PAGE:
News:

U.S. Holocaust Museum Owes Survivors an Apology Over Withheld Records

1970
1945
The Cutting Edge 22 March 2010
By Leo Rechter
National Association of Jewish Child Holocaust Survivors

The Bad Arolsen Conflict 

Jewish Topics - BA Camp Documentation

 As previously reported in the media, the National Archives & Records Administration (NARA) and Footnote.com announced in September 2009 the forthcoming release of the Internet’s largest interactive digital Holocaust collection. The collection has recently been released and it includes 26,000 Holocaust related photos, millions of names and records which are now available online for the first time.

Dr. Michael Kurtz, assistant archivist of the United States NARA and author of America and the Return of Nazi Contraband commented: “working with ‘Footnote’ these records will become more widely accessible and will help people now and in the future learn more about the events and the impact of the Holocaust.”

The announcement goes on to explain: “The Holocaust collection is the latest in a continuing partnership between ‘Footnote.com’ and the National Archives to scan, digitize, and make historical records available online. The goal is to give more people access to these and other historical records that have previously only been available through the research room of the National Archives.”

Russ Wilding, CEO of ‘Footnote” stated: “These pages tell a personal story that is not recorded in the history text books; they give visitors a first-hand glimpse into the tragic events of the Holocaust and allow users to engage with content such as maps, photos, timelines and personal accounts of victims and survivors.”

Included online at Footnote.com:

  • Concentration camp registers and documents from Dachau, Auschwitz and Flossenburg.
  • The ‘Ardelia Hall Collection’ of records relating to the Nazi looting of Jewish possessions, including looted art.
  • Captured German records including deportation list and death lists from concentration camps.
  • Nuremberg War Crimes Trial proceedings.

The collection can be viewed at: http//www.footnote.com/holocaust

The collection also includes nearly 600 interactive personal accounts of those who survived or perished in the Holocaust, provided by the US Holocaust Memorial Museum. The project incorporates social networking tools that enable visitors to search for names and add photos, comments and stories, share their insights, and create pages to highlight their discoveries. There will be no charge to access and contribute to these personal pages.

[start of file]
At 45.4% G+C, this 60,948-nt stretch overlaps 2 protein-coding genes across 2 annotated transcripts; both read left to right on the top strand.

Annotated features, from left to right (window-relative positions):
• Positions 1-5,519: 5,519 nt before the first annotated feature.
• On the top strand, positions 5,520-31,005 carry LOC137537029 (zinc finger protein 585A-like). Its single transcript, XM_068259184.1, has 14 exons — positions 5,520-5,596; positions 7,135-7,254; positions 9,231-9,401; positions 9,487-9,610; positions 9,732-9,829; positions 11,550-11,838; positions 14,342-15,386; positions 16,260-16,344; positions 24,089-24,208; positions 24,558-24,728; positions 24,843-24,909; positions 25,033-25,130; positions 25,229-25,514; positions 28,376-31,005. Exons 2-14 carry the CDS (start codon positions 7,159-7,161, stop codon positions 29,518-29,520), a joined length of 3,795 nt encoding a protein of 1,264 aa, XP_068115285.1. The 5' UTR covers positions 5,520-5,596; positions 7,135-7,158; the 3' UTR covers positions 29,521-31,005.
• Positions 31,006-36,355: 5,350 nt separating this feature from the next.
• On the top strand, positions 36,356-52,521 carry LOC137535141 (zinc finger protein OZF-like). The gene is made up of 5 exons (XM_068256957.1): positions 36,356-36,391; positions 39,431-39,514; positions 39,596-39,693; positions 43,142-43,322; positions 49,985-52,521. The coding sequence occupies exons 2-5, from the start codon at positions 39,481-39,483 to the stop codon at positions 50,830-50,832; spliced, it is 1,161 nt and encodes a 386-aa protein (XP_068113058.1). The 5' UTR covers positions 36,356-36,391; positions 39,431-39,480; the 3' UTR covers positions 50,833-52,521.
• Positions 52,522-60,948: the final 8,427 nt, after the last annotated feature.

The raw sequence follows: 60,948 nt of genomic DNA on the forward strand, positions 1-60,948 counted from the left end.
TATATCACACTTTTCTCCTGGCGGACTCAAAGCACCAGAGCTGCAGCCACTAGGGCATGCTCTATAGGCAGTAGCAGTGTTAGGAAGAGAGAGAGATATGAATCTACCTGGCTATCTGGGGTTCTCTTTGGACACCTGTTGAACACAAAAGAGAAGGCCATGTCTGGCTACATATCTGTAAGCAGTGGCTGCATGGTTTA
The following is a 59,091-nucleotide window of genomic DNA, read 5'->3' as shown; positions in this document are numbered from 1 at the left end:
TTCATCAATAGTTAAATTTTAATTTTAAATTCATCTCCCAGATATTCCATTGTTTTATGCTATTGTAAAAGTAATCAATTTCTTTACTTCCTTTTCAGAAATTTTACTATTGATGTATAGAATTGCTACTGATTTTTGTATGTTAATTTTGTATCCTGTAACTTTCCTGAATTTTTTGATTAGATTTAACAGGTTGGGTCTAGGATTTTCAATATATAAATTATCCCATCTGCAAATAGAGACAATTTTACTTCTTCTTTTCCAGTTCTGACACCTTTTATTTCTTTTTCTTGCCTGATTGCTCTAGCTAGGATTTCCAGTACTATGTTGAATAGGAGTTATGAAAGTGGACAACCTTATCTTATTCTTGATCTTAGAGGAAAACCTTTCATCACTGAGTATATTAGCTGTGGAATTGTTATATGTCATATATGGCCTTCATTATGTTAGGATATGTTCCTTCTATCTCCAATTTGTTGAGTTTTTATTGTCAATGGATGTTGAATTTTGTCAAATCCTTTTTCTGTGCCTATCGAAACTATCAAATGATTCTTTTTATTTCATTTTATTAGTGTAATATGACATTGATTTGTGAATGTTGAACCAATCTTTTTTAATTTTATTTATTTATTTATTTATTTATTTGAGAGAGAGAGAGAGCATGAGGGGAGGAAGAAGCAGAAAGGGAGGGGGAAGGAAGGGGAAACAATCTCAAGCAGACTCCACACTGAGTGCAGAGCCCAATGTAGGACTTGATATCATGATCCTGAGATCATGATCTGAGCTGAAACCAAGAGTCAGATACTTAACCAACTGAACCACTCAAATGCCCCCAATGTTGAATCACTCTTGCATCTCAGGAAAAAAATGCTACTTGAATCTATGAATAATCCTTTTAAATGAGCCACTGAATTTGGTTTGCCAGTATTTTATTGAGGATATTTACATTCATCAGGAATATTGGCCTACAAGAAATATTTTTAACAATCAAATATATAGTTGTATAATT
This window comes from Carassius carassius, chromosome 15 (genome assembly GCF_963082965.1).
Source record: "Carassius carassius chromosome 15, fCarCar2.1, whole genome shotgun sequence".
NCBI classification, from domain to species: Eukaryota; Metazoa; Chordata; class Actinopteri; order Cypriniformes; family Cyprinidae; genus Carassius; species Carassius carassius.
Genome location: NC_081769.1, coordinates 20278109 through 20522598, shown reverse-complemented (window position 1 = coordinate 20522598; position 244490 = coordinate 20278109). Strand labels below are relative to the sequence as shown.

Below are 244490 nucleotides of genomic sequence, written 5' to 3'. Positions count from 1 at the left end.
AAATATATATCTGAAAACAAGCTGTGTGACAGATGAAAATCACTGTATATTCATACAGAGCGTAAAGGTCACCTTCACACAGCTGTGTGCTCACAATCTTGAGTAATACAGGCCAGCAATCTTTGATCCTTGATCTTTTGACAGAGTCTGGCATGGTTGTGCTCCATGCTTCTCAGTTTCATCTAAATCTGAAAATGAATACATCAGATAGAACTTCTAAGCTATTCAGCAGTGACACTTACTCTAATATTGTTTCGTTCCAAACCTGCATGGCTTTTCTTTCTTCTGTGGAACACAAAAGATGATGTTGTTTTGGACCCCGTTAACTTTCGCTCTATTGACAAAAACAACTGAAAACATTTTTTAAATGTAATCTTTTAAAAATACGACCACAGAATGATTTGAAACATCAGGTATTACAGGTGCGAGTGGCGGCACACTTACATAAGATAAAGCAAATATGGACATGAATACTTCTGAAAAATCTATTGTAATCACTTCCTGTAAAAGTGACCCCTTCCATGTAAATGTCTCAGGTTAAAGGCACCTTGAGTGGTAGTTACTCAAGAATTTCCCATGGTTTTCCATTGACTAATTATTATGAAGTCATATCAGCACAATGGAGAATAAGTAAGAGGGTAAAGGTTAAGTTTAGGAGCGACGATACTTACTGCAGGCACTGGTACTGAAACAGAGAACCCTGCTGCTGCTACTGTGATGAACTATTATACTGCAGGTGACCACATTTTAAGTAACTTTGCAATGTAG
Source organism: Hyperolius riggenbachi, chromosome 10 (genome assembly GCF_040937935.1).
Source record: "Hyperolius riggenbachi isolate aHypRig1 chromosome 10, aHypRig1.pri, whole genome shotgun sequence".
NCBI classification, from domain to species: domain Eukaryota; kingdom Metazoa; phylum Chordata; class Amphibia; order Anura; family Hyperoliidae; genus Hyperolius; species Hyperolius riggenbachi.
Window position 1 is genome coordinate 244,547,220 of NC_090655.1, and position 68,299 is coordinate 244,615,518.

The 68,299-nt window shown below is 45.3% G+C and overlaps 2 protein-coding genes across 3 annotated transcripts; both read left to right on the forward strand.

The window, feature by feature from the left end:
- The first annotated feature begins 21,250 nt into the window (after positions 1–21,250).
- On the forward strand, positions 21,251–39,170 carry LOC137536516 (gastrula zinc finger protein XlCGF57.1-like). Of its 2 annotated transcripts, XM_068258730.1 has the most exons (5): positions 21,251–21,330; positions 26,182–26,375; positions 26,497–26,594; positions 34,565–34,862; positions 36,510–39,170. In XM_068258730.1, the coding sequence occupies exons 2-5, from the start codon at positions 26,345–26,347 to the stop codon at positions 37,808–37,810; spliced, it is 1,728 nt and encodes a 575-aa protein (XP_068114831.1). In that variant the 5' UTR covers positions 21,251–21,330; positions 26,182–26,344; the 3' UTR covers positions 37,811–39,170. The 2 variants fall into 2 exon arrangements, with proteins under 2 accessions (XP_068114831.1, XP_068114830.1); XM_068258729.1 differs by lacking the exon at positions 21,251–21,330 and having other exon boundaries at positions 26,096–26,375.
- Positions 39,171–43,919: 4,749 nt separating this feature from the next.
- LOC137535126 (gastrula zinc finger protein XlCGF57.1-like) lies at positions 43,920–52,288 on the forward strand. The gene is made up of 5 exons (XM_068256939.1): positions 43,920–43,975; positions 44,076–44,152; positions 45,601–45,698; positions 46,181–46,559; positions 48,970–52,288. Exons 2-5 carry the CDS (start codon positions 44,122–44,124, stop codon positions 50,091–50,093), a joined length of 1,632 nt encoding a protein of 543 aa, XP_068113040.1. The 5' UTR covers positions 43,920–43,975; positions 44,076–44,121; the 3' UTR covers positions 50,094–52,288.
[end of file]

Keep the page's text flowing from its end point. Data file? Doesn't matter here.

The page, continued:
Memberships on Footnote.com are $79.95 annually and $11.95 monthly. Users, however, can use the database on a “pay-per-image” basis for $2.95 per record. Access to the “Stories” section of the site and pages created with Footnote’s social media tools were expected to remain free.

So, in addition to the ‘JewishGen’ and ‘Yad Vashem’ data bases, there are now two more major research sources available: 1) the ‘ITS’ records being held at the USHMM and only available via USHMM intermediaries or to in-person researchers at the Museum, or 2) The records assembled by the National Archives and now offered by ‘Footnote.com’ (for a fee).

The ‘Footnote.com’ database is searchable by name or other content—something the USHMM said could not be done—and it is available on the Internet. Reportedly, it may be somewhat tedious to use in the beginning. For months and years we had urged the USHMM in Washington, D.C. to make the records they had received from ‘ITS’ in Bad Arolsen available online and to distribute them to other Jewish museums, to Jewish institutions, and to major libraries all over the country. They claimed that it could not be done and that it was impossible to place these records on the Internet. They directed all individuals interested in accessing these records to complete request forms and to ask for the assistance of the museum’s researchers in Washington, D.C.

Now NARA and ‘Footnore.com’ have debunked their assertions and have placed millions of records on the Internet. One would expect that the USHMM—which owes its existence to Holocaust survivors—would offer an explanation and/or apology for their lack of cooperation, but we are not holding our breaths.

Leo Rechter is the president of the grass-roots organization, National Association of Jewish Child Holocaust Survivors.

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